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Negotiations on new consultant and junior doctor contracts break down

BMA blames Government refusal to agree safeguards to protect doctors from working dangerously long hours

Ingrid Torjesen

Friday, 17 October 2014

Negotiations on new contracts for consultants and junior doctors have come to a standstill because the Government refuses to agree necessary safeguards to protect doctors from working dangerously long hours, which risks compromising patient safety and doctors’ wellbeing, the BMA says.

Provision of a seven-day service in hospitals has been a heavy focus of the negotiations, which have been going on for more than a year, but BMA said that, during this time, the Government has failed to produce any credible evidence on how to staff and resource the delivery of more seven-day services in a safe and sustainable way. They have also failed to offer sufficient guarantees on safe working hours which are vital to protect patient safety, ensure that the quality of patient care isn’t compromised and to prevent burnout amongst consultants. Similarly, the Government wants to remove vital safeguards designed to prevent junior doctors from working dangerously long hours, without replacing them with any alternatives, the BMA said in a statement.

Dr Paul Flynn, chair of the BMA’s Consultants Committee, said: “The BMA has been clear in its support for more services being available over seven days. We believe the Government must make urgent and emergency care the priority for investment to ensure patients have access to the same quality of care seven days a week, and that this needs to happen before elective – or planned – care can be extended.

“So far the Government has failed to produce any detail on how it will staff and resource a massive expansion of services in a safe and sustainable way. Without this detail, consultants are not prepared to sign up in the dark to proposals that could put patients at risk by forcing existing doctors to work dangerously long hours, or lead to weekday services being cut because there simply aren’t enough doctors to staff them.”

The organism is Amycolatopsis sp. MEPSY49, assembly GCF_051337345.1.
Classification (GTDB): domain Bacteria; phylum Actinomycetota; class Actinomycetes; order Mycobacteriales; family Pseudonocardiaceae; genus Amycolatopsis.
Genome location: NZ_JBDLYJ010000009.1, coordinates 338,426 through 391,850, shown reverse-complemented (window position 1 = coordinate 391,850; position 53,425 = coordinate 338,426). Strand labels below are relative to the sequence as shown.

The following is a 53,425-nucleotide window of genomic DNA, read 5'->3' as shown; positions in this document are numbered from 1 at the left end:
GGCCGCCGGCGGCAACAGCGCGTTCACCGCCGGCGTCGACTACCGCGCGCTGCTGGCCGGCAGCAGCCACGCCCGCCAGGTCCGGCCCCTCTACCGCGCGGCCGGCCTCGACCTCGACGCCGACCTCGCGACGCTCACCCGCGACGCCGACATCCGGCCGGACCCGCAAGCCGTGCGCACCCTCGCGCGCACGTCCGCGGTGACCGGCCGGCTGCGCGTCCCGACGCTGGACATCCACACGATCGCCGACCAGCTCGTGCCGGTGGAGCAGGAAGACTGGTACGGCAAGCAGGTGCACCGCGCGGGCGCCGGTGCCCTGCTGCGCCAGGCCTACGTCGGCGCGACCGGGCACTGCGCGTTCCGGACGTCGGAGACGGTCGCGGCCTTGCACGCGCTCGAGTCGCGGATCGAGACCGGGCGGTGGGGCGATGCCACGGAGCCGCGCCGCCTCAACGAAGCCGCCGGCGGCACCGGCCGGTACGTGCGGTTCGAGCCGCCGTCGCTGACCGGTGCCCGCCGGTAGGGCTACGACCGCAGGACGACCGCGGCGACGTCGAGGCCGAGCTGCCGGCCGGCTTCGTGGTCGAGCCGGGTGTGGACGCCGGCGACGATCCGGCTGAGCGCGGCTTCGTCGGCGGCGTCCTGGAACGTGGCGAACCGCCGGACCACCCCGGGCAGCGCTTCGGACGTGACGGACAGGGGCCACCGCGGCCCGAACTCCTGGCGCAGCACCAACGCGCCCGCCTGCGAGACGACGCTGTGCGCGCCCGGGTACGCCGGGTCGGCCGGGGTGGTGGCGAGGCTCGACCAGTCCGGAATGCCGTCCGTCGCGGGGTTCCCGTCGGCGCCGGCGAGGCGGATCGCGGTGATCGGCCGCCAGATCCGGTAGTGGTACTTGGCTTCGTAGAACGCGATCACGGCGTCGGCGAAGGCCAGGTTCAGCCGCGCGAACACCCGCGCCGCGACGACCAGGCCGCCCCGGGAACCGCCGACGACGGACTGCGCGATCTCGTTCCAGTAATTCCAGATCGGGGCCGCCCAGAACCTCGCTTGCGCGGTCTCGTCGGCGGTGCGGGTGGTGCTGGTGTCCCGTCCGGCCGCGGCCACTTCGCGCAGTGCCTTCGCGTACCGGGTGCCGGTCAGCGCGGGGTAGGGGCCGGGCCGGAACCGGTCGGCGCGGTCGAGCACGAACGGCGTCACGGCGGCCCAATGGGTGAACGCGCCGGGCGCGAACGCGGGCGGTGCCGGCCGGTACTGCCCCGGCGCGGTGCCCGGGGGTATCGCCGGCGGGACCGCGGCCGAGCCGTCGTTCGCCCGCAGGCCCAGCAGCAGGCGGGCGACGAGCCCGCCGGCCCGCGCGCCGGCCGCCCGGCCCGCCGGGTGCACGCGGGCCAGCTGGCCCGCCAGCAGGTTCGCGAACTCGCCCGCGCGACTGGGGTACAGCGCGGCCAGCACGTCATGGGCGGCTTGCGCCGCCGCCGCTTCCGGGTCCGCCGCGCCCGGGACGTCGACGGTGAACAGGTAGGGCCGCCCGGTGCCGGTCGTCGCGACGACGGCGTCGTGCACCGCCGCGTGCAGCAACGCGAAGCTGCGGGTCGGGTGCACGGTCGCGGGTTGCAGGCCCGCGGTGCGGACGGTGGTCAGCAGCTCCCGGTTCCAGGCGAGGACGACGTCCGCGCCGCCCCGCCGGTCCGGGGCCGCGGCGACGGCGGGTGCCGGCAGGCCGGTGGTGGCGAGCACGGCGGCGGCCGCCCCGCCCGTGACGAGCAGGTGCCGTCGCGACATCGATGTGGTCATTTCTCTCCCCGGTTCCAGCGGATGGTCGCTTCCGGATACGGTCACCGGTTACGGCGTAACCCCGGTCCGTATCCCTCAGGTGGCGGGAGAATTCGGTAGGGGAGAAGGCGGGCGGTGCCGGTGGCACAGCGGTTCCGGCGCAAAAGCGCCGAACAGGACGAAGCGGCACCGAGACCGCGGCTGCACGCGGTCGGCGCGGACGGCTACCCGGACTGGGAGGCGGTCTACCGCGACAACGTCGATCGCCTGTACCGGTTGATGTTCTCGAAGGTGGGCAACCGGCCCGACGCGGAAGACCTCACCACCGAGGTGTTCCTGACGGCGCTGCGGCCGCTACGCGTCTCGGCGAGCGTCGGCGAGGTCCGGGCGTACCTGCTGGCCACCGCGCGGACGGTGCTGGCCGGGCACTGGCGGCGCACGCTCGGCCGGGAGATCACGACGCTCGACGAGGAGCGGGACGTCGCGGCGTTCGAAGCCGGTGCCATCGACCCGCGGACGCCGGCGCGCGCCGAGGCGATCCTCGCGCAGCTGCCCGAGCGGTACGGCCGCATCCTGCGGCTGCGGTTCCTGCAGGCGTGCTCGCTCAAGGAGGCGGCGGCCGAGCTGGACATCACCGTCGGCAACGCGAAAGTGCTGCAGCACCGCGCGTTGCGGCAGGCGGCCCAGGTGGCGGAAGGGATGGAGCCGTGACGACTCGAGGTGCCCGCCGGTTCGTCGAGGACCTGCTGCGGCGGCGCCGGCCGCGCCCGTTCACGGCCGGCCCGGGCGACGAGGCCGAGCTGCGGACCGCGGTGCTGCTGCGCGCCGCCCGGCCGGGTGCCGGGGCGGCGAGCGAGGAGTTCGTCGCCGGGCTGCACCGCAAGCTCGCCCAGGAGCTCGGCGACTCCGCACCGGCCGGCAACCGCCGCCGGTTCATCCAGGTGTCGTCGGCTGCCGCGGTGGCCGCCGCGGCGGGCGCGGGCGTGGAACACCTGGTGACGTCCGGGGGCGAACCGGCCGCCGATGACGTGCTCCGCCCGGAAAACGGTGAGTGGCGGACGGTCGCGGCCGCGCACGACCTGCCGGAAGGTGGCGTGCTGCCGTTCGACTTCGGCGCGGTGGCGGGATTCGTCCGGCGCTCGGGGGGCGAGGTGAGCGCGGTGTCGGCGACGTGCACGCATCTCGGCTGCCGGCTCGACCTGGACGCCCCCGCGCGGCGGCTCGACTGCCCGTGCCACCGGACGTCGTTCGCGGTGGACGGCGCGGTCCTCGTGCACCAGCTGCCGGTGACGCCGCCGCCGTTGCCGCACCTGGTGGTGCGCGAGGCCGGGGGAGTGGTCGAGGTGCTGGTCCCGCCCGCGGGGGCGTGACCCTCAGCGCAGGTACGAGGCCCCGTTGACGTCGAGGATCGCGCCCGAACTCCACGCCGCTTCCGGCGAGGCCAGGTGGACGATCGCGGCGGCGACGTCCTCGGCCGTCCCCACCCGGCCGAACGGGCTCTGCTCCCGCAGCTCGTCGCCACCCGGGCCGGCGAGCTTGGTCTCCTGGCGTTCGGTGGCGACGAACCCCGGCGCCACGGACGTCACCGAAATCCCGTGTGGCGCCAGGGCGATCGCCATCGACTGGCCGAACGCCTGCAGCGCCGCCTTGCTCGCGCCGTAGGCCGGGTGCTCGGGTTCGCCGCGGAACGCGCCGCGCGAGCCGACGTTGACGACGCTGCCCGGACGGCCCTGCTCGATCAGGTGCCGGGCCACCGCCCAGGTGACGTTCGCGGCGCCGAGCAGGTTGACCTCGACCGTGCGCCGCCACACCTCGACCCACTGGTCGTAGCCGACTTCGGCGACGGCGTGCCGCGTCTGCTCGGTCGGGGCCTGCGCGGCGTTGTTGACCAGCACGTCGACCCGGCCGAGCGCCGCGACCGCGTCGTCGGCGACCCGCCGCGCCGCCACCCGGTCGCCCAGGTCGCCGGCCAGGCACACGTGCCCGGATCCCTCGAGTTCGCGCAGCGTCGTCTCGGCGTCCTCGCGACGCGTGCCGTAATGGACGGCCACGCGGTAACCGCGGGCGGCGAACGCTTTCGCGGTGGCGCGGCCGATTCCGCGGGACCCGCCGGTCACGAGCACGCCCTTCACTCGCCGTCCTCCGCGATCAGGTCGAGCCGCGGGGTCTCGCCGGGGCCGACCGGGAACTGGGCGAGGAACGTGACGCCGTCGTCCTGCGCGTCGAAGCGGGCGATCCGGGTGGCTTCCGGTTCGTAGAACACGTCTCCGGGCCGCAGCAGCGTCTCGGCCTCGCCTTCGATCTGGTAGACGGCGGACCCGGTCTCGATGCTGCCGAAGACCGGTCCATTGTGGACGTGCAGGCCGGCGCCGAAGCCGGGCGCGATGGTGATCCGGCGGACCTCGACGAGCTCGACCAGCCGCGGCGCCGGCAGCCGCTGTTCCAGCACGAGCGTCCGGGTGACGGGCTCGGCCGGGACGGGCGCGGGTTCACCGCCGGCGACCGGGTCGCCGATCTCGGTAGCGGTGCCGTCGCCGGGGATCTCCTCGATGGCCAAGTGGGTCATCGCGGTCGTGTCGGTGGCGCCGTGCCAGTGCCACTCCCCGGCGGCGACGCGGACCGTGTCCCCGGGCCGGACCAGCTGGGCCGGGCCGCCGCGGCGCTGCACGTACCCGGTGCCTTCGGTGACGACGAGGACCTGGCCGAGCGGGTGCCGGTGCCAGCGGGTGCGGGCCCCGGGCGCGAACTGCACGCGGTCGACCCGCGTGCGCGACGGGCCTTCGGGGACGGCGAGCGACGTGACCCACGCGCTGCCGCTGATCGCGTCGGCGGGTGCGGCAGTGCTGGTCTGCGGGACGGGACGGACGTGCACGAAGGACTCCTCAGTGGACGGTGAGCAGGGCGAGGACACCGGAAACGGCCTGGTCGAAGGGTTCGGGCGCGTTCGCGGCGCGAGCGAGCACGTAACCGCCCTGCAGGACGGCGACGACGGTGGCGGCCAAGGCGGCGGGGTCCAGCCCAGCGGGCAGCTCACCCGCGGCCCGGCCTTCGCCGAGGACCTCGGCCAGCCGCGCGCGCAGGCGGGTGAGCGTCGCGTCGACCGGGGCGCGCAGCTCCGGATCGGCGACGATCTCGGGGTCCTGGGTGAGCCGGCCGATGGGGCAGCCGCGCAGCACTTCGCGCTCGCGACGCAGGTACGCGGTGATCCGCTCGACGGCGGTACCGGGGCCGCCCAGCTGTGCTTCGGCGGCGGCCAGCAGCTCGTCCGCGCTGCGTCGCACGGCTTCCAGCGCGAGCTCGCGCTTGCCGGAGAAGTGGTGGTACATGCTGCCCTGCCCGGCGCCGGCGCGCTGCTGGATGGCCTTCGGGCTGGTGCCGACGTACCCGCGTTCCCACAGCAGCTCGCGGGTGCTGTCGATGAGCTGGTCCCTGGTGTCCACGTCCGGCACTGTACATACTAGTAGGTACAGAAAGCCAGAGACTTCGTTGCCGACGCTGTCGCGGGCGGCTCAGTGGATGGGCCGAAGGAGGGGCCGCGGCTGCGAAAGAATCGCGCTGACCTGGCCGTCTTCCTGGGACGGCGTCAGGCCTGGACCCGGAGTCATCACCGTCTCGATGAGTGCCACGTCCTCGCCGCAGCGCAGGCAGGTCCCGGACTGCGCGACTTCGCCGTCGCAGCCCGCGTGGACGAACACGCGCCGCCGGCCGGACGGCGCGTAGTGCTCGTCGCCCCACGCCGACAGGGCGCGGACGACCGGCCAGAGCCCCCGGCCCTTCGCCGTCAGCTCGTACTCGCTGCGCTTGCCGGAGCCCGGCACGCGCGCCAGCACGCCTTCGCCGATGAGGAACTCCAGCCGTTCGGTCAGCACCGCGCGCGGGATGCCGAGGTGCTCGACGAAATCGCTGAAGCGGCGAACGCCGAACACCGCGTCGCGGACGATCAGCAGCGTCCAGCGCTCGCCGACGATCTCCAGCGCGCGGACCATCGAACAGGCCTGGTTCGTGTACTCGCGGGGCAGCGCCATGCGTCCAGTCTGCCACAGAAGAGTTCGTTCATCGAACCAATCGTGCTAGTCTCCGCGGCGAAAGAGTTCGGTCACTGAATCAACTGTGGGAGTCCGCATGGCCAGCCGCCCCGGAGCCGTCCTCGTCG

Dr Kitty Mohan, co-chair of the BMA’s Junior Doctors Committee, said: “The reality is many junior doctors are still working 90-hour weeks, leaving them exhausted and burnt out. By refusing to ensure that protections on safe working hours are in place, the Government has failed to protect patients and junior doctors from unsafe and gruelling working patterns.

“The Government’s decision to remove key safeguards designed to prevent doctors working dangerously long hours has been done for no reason other than to save money, regardless of the consequences.

“Junior doctors are asking for the same basic guarantees on safe working hours, training, fair pay and respect for the right to a life outside of work, which should be the bare minimum for any employee.

“If the Government is serious about increasing the number of people coming into medicine and if it wants to stem the flow of young doctors leaving the NHS to work abroad, it needs to urgently address these issues.”

Responding to the BMA’s statement, Gill Bellord, director of employment relations and reward at NHS Employers, said: "We are surprised to hear that the British Medical Association (BMA) junior doctors committee appears to have withdrawn from the discussions without notice and are communicating by Twitter. It is a disappointing way to conclude 18 months of serious discussions which were intended to ensure safer working hours for doctors in training, as well as providing them with stability of pay and agreed work schedules that take account of educational needs.”

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